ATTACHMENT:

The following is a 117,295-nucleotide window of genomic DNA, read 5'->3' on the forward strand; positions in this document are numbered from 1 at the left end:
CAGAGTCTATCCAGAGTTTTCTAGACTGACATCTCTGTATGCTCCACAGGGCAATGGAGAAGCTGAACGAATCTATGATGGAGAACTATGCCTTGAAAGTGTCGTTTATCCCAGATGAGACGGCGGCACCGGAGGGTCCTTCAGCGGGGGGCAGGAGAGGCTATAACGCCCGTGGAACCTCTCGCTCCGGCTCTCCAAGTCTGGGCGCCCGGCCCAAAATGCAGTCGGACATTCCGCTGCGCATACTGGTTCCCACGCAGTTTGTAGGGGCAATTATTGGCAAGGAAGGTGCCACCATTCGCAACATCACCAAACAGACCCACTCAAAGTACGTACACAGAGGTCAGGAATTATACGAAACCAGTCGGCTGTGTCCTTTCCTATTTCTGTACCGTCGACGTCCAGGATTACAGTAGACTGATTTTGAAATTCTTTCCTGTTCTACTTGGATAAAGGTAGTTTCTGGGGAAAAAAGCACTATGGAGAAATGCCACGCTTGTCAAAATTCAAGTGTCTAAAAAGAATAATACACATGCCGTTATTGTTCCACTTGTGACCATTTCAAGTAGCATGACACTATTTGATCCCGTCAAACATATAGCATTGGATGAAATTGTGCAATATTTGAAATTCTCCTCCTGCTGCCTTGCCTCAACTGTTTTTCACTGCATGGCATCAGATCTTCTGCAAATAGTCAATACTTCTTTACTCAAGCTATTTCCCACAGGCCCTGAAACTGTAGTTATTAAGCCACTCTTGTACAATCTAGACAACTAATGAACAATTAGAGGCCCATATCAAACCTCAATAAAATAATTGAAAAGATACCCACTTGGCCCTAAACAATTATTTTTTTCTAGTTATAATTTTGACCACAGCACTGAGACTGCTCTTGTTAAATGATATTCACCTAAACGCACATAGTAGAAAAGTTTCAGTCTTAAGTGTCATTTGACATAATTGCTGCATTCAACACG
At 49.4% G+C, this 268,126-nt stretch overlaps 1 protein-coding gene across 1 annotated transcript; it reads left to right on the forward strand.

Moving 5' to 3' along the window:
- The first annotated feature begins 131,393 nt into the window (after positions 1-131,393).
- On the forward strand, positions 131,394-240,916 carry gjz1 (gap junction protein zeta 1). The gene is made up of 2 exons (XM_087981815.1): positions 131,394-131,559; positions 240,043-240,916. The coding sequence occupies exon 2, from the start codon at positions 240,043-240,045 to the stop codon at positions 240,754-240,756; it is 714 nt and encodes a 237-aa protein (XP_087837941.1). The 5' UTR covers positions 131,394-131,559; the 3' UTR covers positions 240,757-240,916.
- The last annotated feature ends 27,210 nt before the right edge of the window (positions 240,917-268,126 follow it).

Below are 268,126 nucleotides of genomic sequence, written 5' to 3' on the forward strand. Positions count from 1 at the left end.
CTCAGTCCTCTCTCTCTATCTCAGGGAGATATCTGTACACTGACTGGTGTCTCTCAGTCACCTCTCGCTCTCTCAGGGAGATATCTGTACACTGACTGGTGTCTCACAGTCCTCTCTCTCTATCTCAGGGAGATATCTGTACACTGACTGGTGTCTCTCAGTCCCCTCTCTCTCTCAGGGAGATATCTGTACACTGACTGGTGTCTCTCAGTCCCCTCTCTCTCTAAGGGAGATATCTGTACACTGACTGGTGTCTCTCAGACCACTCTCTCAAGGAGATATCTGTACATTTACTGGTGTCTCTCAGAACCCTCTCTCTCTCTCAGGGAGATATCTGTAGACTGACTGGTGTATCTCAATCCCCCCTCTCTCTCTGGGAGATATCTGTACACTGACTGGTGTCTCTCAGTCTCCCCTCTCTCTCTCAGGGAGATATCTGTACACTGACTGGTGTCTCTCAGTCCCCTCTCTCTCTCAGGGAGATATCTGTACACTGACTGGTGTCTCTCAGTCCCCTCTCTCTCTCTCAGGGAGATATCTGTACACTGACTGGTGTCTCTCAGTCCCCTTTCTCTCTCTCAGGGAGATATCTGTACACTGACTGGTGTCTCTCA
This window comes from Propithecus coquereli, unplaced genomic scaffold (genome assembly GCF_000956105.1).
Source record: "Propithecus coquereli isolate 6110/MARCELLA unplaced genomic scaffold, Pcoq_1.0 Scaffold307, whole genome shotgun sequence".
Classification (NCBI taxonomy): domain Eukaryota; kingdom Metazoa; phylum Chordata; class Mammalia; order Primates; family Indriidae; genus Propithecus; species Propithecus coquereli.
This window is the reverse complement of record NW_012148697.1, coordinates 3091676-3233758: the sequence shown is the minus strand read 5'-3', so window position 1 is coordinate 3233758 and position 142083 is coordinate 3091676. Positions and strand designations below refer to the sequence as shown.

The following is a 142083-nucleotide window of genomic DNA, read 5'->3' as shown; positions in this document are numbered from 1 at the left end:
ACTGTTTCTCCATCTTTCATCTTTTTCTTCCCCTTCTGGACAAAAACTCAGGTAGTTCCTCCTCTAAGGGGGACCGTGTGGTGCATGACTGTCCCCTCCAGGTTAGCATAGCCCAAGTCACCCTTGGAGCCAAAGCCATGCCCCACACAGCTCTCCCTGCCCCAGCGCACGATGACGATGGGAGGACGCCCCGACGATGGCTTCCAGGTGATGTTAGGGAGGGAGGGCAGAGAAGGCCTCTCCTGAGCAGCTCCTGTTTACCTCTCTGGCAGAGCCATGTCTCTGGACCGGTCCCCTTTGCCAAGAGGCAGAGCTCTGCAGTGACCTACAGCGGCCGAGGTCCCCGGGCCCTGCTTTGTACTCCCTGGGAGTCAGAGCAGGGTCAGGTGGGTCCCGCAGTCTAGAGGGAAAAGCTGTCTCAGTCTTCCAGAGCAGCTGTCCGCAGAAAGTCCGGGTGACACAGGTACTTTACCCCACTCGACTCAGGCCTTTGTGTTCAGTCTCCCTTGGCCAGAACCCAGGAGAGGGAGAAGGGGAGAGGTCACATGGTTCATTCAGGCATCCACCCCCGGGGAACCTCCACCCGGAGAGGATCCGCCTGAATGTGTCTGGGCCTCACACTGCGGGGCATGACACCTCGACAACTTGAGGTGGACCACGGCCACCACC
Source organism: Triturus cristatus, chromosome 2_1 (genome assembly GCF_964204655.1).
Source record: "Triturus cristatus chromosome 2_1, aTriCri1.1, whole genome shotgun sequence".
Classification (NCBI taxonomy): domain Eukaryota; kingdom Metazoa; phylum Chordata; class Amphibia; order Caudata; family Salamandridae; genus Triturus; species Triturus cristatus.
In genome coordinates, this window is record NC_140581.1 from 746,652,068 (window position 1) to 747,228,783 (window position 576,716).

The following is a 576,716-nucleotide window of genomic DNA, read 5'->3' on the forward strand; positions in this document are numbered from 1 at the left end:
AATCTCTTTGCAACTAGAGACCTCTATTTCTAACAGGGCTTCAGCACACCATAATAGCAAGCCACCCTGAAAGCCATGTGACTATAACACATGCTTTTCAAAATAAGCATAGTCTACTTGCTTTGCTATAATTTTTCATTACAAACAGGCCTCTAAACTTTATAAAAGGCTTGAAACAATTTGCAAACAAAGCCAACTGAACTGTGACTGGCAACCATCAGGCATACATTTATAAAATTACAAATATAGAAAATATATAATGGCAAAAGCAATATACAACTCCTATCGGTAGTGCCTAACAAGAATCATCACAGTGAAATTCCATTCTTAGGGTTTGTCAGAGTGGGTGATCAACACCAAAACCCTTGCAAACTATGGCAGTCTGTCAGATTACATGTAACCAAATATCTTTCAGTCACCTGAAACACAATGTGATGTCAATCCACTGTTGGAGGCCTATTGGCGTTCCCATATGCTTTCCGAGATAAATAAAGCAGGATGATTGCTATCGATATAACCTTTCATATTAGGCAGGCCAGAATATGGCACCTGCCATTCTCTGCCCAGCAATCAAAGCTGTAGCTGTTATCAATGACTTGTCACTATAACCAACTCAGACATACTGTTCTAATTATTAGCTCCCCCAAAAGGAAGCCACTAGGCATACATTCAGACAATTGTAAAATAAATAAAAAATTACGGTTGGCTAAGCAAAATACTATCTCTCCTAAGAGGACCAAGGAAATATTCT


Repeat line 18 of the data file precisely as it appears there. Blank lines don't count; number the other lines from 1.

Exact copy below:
Classification (NCBI taxonomy): domain Eukaryota; kingdom Metazoa; phylum Chordata; class Amphibia; order Caudata; family Salamandridae; genus Triturus; species Triturus cristatus.